Cracking Down on Anti-Vaxxers May Be Easier Than We Thought

Compulsory vaccination laws may soon become the rule, not the exception.

anti vaxxer.
We think of vaccination as a hotly controversial issue, but what if eradicating exemptions isn’t nearly as tendentious a proposition as we’ve been led to believe?

Monkey Business Images Ltd/Thinkstock

After a measles outbreak at Disneyland infected more than 100 people last winter, it seemed for a brief moment as if Americans were ready to crack down on their growing problem with anti-vaxxers—the people who put our herd immunity at risk by refusing to inoculate their kids. California passed a law banning religious and personal-belief exemptions to vaccination, becoming only the third state in the country to do so. Vermont did away with philosophical exemptions (though it left religious exemptions intact). More than two dozen other states introduced similar legislation. Then, the legislative push stalled, and people in the U.S. remained at risk for preventable diseases that less developed nations, such as China and Zimbabwe, are edging toward eliminating.

We think of vaccination as a hotly controversial issue, one that, as Jamelle Bouie has written in Slate, unites organic-loving lefties with religious freedom–touting conservatives in a zealously American defense of personal liberty. But what if eradicating exemptions isn’t nearly as tendentious a proposition as we’ve been led to believe? That’s the suggestion of a new study from Columbia University’s Mailman School of Public Health, published in the journal Health Affairs. It suggests that requiring parents to bow to medical science—and to the greater good—might be politically tenable after all. 

The study’s authors examined the history of the two states that preceded California in banning religious and philosophical exemptions from vaccines: Mississippi and West Virginia. (All 50 states allow exemptions in cases in which a medical condition, such as an autoimmune disease, makes inoculation unsafe; 47 states allow religious exemptions, and 17 permit some form of exemption due to personal beliefs.) Even within the public health community, the study notes, many experts have argued that nonmedical exemptions should be maintained as a “safety valve”—that without this option, a handful of outspoken anti-vaxxers could be driven into “organized opposition, resulting in divisive, time-consuming battles that will erode trust in vaccines and public health more generally.” But the experiences of Mississippi and West Virginia, where vaccination has been compulsory for all but the medically exempt since 1979 and 1905, respectively, call the “safety valve” argument into question.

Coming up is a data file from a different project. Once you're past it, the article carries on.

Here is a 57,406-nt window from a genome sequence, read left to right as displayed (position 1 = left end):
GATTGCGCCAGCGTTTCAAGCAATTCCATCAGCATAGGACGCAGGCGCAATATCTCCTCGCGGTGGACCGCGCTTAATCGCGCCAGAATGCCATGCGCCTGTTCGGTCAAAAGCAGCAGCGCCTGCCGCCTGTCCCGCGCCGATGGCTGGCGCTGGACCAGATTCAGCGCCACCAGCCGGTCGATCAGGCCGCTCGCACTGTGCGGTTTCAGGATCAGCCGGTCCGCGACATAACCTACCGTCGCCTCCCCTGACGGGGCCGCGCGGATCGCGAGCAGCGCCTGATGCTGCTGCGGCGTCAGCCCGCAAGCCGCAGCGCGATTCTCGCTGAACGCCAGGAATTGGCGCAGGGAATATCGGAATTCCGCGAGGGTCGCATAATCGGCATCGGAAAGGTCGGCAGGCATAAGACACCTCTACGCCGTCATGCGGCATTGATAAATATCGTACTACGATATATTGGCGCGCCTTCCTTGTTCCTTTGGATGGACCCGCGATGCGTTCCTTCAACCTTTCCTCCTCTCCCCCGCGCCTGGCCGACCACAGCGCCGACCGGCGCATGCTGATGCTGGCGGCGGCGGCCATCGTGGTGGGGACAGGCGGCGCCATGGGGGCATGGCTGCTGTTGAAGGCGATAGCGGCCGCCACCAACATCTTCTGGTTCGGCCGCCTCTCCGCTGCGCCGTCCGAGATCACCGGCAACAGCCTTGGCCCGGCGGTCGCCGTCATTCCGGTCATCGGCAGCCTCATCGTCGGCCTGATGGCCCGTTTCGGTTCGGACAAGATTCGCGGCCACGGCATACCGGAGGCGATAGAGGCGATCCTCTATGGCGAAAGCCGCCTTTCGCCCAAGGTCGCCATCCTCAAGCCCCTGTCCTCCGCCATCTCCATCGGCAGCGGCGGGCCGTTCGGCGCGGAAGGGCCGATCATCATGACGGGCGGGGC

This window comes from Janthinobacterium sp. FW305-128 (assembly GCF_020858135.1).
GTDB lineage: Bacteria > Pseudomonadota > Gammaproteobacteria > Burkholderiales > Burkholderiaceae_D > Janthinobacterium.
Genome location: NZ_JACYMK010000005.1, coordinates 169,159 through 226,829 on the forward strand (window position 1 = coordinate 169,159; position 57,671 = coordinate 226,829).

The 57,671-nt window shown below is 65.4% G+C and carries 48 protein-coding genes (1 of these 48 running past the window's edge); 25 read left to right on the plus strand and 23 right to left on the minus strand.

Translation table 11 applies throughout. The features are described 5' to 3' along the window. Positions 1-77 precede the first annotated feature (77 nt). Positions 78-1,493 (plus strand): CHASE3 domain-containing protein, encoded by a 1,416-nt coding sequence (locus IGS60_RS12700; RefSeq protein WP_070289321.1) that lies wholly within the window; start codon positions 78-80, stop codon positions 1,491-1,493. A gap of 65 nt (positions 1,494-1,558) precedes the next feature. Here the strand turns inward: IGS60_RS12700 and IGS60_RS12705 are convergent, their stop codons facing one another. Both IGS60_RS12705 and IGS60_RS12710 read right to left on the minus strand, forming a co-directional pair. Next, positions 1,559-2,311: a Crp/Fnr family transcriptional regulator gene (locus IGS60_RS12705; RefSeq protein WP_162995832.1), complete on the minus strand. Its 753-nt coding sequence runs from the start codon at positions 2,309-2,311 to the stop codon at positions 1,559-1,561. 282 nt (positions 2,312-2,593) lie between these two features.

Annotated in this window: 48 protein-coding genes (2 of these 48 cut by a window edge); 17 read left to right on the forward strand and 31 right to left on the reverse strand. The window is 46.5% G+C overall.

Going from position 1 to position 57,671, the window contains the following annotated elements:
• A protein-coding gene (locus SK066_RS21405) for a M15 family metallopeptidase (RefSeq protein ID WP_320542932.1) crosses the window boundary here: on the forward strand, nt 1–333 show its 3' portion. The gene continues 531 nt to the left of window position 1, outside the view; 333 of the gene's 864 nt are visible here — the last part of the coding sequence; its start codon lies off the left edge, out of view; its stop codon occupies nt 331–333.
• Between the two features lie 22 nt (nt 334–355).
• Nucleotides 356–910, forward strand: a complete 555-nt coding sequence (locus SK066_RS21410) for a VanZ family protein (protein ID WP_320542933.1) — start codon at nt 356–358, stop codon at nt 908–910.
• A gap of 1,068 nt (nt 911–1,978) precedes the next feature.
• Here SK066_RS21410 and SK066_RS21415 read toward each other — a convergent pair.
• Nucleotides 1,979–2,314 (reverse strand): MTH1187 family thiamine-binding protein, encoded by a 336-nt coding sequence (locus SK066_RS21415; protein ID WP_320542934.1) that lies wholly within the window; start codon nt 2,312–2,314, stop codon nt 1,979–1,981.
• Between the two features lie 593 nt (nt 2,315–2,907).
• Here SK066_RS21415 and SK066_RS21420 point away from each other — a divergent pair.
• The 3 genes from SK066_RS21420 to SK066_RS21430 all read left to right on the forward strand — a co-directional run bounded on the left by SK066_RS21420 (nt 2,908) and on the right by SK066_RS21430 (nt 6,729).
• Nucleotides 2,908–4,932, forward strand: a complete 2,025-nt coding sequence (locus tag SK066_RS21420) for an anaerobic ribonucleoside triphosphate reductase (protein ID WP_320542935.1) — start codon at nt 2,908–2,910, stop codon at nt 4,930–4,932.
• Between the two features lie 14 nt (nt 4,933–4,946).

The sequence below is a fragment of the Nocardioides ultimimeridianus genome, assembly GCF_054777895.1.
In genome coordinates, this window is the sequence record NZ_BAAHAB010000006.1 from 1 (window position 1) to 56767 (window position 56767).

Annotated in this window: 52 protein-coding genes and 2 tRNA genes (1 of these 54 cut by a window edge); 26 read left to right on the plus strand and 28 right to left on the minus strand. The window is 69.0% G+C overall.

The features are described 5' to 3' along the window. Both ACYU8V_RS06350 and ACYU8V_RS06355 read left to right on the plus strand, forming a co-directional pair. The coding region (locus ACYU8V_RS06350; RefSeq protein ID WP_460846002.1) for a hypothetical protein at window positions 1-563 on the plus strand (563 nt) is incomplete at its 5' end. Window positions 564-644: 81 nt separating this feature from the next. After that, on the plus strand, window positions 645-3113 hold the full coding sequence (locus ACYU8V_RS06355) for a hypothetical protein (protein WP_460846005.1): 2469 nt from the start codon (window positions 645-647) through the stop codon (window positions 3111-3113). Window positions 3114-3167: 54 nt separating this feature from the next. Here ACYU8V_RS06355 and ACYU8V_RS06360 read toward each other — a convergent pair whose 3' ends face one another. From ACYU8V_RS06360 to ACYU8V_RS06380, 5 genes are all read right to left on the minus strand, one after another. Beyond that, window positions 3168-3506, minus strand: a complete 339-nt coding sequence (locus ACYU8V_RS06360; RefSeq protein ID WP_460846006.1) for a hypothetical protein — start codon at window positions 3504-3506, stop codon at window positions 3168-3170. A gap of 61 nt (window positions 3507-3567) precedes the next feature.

“Health officials in both states report that overwhelming majorities of the public support their policies,” the authors write. “The political configuration of antivaccination advocacy,” they add, “looks much the same” as in other states. In other words, the lack of exemptions doesn’t seem to have fueled the opposition’s fire.

Exemption policies matter because the data show that when parents have more wiggle room, vaccination rates go down. Mississippi and West Virginia rank first and fourth in kindergarten immunization rates. Colorado, where it’s notoriously easy to get a personal exemption, ranks last in the nation. Meanwhile, a dip of just a few percentage points in the overall inoculation rate can be enough to enable an outbreak and endanger anyone with a weak immune system.

Although the California law won’t go into full effect until the beginning of the next school year, Wired has reported that the state is already seeing a decline in exemptions and a significant increase in vaccinations. At the same time, controversy about the new law, though present in the background, has been manageable. A repeal effort didn’t even make the ballot this past fall, garnering only 233,758 of the 365,880 signatures required. A Public Policy Institute of California poll showed broad support for the policy: Sixty-seven percent of California adults and 65 percent of public school parents said unvaccinated students should not be allowed in public schools.

Of course, the fact that legislating vaccination exemptions out of a state’s code seems politically feasible doesn’t mean that efforts to do so won’t ruffle some feathers. As the Columbia study acknowledges, the Mississippi and West Virginia examples can only show us so much. “Revoking a legal right that people have previously enjoyed presents a different set of political circumstances than maintaining a status quo in which the right has never existed.”

There are, however, ways to make eschewing vaccination harder without closing off religious exemptions altogether. The study’s authors suggest “requiring parents to receive educational counseling from a licensed health care provider” before they can qualify for an exemption—as Oregon, Washington, and Michigan have done—or forcing them to renew the privilege annually. “These may be more politically feasible solutions that also strengthen public health protection,” the authors write. As a piece in Quartz noted last year, measures such as “requiring a state’s health department to approve non-medical exemptions” have been shown to reduce the opt-out rate by as much as 1 percent—a number that sounds small but that may translate into thousands of individual cases. As Quartz reporter Akshat Rathi put it at the time, “There can be an upside to bureaucracy after all.” If politicians don’t have the courage to ban anti-vaxxers, at least they can try to confuse them away.

Read more of Slate’s vaccines coverage.